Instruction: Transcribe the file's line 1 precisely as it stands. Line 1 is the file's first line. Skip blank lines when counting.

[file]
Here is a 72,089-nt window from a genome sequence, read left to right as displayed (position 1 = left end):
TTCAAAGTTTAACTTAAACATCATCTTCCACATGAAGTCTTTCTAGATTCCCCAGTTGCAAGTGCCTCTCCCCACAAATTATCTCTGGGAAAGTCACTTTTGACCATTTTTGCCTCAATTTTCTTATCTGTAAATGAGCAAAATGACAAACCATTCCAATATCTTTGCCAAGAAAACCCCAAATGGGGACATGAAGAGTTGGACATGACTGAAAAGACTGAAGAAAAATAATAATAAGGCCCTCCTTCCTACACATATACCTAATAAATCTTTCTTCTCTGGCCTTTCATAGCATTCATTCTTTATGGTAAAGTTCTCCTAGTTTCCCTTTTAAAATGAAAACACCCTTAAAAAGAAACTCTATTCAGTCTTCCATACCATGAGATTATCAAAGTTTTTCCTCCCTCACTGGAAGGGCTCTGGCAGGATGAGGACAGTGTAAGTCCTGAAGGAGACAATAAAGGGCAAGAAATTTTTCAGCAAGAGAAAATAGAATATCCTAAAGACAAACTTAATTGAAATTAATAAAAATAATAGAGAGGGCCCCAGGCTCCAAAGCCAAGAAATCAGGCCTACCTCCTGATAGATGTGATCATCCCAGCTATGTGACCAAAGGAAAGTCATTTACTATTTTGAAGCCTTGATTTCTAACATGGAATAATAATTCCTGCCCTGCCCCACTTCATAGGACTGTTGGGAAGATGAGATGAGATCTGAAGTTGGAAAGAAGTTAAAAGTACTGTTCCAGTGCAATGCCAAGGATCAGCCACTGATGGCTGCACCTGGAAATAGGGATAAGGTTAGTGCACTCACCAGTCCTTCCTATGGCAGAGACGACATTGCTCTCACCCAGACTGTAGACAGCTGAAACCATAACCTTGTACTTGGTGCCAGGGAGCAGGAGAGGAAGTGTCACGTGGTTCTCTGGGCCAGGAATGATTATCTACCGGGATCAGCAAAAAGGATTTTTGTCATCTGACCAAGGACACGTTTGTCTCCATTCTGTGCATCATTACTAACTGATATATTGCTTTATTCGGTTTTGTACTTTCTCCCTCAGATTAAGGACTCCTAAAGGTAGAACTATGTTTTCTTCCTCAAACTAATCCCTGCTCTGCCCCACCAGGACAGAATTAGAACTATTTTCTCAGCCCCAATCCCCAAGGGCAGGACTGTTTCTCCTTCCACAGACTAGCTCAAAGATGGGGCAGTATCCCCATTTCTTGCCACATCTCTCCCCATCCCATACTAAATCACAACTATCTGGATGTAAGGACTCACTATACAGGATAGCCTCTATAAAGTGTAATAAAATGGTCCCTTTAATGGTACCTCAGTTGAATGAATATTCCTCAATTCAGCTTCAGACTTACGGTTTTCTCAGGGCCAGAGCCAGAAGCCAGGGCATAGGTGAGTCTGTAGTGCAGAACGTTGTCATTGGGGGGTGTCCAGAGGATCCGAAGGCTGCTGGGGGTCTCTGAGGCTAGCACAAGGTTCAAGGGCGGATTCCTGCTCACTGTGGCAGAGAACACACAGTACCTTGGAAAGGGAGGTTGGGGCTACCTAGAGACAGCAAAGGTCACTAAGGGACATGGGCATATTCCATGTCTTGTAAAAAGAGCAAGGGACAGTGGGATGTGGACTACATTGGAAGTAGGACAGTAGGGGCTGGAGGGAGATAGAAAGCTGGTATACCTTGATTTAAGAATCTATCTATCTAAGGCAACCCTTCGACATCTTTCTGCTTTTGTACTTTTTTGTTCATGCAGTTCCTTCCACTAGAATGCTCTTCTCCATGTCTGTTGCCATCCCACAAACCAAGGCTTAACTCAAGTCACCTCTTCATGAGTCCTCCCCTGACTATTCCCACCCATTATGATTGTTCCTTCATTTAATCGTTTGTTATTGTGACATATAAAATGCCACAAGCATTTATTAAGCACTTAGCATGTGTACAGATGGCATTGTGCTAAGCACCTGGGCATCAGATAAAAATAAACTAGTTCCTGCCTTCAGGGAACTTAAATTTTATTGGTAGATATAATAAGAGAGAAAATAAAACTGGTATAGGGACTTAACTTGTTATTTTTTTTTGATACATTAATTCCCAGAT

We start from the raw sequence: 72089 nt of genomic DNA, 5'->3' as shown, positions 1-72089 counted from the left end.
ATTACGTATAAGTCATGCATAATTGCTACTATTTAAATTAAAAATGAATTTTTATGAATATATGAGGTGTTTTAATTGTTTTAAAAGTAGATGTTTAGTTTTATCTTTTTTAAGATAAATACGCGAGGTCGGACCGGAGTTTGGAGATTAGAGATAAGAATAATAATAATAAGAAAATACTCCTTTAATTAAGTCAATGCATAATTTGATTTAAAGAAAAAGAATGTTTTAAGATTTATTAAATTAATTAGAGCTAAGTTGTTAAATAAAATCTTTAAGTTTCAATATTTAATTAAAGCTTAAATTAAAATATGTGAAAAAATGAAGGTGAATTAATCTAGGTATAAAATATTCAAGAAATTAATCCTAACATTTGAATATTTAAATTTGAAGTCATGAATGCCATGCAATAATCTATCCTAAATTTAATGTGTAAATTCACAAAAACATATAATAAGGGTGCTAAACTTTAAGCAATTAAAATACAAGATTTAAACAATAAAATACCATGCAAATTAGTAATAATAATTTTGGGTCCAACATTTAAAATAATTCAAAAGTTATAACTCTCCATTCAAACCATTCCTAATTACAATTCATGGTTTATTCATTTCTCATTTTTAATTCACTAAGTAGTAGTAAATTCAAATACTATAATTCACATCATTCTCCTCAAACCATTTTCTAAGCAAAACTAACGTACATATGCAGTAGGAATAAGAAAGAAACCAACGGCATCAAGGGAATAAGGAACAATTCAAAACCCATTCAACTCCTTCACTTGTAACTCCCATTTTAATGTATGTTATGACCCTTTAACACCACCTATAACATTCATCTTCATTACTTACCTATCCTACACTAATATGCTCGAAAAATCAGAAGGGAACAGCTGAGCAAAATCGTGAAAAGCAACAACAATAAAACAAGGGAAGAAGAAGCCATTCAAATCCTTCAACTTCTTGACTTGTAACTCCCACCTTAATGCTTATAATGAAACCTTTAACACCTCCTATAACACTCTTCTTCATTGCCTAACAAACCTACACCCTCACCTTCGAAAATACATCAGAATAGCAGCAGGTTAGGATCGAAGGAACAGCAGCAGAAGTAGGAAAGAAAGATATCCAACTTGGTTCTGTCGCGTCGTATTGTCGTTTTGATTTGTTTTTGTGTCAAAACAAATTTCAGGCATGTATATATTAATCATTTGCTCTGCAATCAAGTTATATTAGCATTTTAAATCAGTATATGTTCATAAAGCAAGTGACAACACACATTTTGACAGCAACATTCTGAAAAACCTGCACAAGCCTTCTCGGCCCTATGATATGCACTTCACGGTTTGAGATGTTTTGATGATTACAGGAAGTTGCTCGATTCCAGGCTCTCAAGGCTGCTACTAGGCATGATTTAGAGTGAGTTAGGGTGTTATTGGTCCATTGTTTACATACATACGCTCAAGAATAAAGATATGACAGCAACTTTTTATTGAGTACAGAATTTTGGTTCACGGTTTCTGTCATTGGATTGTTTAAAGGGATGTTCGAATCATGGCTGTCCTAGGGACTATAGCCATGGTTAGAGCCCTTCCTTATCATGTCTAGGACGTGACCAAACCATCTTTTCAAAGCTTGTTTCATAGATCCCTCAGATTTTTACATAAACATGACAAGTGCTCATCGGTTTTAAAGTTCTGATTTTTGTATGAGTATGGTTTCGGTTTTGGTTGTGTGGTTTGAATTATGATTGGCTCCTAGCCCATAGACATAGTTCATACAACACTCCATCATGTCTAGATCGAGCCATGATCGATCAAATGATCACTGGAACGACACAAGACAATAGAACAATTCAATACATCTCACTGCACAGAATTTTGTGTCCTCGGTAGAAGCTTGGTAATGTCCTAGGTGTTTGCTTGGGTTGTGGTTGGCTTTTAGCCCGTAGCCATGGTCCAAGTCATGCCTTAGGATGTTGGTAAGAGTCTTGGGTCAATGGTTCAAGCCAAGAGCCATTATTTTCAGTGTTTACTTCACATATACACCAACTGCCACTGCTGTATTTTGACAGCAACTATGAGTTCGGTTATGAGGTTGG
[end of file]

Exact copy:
Here is a 72,089-nt window from a genome sequence, read left to right as displayed (position 1 = left end):